Aberdeen¿s Art Gallery is widely considered to be one of the most successful examples of its type in Scotland. The use of pink and grey granite is unusual and this complex of buildings, by one of the city¿s most renowned architects adds significantly to the streetscape. According to Mackenzie¿s apprentice, Herbert Hardy Wigglesworth, a visit to Italy circa 1883 inspired the adoption of a two colour treatment, apparently in deference to the use of sandstone and brick dressings of Simpson's Triple Kirk opposite (of which only the spire and East Free Church sections survive). This colour contrast extended to the neo-Georgian villas he designed in the 1890s.

The sculpture court at the Art Gallery was added by Mackenzie in 1905 using various types of granite mostly derived from local quarries including Rubislaw, Kemnay and Correnie. The principal gallery spaces have been restored following original designs by Mackenzie

The War Memorial and Cowdray Hall (by Mackenzie and his son Alexander George Robertson Mackenzie) were outlined before World War I but not carried out, and with alteration to the original design, until 1923-5. Both buildings are currently only accessible via the Art Gallery. The War Memorial interior is a particularly fine example of Neo-Classical work of the period. The quadrant corner was originally intended as a setting for an Edward VII memorial statue but due to the late building date, it instead received a stylised lion sculpture by W McMillan.



Scottish Country Life 'Beautiful Aberdeen: the Cowdray Hall War Memorial and Union Terrace Gardens', (July 1928) pp209; Chapman and Riley, 'The City and Royal Burgh of Aberdeen ¿ Survey and Plan (1949) p.149; W A Brogden ¿ Aberdeen, An Illustrated Architectural Guide (1986) p.29 Ranald MacInnes, Aberdeen, A guide (1992) p.156.

About Designations

Listed Buildings

Listing is the way that a building or structure of special architectural or historic interest is recognised by law through the Planning (Listed Buildings and Conservation Areas) (Scotland) Act 1997.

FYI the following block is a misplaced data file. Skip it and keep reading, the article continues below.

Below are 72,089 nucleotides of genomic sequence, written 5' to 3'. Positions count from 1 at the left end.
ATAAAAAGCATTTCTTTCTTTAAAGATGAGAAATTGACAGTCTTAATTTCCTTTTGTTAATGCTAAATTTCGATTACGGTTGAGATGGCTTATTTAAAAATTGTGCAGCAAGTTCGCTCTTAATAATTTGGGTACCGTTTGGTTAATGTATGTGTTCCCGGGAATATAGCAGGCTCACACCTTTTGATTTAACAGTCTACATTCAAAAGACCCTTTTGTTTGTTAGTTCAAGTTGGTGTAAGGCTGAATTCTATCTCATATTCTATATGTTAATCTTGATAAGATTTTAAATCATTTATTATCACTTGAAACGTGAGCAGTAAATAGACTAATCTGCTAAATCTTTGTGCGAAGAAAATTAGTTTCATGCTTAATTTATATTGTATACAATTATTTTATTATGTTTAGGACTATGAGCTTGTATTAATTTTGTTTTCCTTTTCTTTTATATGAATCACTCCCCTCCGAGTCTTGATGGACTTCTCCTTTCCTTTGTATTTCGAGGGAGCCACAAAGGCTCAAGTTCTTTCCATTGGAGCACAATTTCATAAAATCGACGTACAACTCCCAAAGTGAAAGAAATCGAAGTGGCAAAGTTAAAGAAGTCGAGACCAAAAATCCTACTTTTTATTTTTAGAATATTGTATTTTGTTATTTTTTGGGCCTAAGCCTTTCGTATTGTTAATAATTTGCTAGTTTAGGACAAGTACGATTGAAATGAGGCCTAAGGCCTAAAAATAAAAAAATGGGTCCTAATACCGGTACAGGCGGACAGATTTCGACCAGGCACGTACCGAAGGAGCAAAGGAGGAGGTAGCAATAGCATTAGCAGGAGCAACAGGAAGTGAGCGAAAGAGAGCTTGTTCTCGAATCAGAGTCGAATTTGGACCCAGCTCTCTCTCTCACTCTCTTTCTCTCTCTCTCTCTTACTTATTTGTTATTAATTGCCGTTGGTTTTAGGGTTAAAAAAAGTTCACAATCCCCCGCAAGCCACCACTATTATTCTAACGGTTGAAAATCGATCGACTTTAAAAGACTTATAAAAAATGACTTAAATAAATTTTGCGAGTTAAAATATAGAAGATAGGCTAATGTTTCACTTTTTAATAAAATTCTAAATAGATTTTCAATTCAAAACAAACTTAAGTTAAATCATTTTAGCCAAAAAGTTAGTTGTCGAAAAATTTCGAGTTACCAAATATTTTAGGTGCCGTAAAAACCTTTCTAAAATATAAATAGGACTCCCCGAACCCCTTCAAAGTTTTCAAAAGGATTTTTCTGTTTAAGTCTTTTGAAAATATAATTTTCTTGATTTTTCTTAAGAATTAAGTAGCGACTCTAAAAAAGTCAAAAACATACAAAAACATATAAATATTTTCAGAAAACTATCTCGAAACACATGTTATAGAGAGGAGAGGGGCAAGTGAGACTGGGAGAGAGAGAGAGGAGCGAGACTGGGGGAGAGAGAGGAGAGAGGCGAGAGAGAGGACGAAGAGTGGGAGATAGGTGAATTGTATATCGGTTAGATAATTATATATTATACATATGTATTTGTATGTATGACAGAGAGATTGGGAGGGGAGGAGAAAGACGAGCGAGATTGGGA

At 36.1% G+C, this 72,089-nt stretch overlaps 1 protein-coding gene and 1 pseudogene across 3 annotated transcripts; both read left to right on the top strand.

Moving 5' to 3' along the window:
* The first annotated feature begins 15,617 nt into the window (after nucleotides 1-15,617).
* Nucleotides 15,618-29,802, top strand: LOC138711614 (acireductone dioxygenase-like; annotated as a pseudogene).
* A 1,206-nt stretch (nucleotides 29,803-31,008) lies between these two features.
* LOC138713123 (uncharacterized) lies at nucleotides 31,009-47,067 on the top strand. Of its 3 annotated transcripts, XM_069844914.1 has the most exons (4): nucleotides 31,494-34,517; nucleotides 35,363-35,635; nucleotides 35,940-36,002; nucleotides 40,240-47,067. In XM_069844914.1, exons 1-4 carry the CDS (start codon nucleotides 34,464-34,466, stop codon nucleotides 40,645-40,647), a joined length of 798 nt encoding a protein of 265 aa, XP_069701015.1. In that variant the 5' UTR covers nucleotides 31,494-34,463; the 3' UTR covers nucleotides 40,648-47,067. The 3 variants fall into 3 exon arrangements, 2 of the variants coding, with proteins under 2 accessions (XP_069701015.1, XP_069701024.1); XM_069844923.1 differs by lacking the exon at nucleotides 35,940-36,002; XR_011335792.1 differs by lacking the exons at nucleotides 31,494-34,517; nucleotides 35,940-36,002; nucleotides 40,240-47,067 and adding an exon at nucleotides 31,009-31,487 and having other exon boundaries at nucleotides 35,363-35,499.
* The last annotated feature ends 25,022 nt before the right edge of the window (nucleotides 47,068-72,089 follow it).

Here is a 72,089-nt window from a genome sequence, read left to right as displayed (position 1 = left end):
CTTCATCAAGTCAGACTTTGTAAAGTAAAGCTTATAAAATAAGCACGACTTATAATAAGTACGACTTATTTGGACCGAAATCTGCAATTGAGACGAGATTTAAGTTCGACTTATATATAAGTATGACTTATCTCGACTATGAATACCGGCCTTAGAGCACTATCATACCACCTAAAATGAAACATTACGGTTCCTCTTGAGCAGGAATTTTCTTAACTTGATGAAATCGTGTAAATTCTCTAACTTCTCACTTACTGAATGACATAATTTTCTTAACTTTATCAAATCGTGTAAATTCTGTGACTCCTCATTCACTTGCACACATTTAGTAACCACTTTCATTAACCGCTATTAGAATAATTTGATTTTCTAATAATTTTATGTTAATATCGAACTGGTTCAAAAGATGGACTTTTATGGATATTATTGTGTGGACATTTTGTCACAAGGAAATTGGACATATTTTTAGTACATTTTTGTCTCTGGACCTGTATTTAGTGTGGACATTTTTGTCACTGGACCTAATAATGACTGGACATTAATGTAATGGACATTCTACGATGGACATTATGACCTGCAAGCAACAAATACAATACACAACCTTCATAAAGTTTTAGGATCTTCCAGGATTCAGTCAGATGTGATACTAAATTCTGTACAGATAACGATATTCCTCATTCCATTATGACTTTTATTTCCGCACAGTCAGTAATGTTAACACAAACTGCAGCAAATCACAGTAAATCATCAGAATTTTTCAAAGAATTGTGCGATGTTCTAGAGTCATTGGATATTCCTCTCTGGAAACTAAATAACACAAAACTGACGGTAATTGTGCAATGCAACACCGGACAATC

We list buildings of special architectural or historic interest using the criteria published in the Historic Environment Scotland Policy Statement.

The statutory listing address is the legal part of the listing. The information in the listed building record gives an indication of the special architectural or historic interest of the listed building(s). It is not a definitive historical account or a complete description of the building(s). The format of the listed building record has changed over time. Earlier records may be brief and some information will not have been recorded.

Listing covers both the exterior and the interior. Listing can cover structures not mentioned which are part of the curtilage of the building, such as boundary walls, gates, gatepiers, ancillary buildings etc. The planning authority is responsible for advising on what is covered by the listing including the curtilage of a listed building. For information about curtilage see Since 1 October 2015 we have been able to exclude items from a listing. If part of a building is not listed, it will say that it is excluded in the statutory address and in the statement of special interest in the listed building record. The statement will use the word 'excluding' and quote the relevant section of the Historic Environment Scotland Act 2014. Some earlier listed building records may use the word 'excluding', but if the Act is not quoted, the record has not been revised to reflect current legislation.

If you want to alter, extend or demolish a listed building you need to contact your planning authority to see if you need listed building consent. The planning authority is the main point of contact for all applications for listed building consent.

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Printed: 23/04/2018 14:30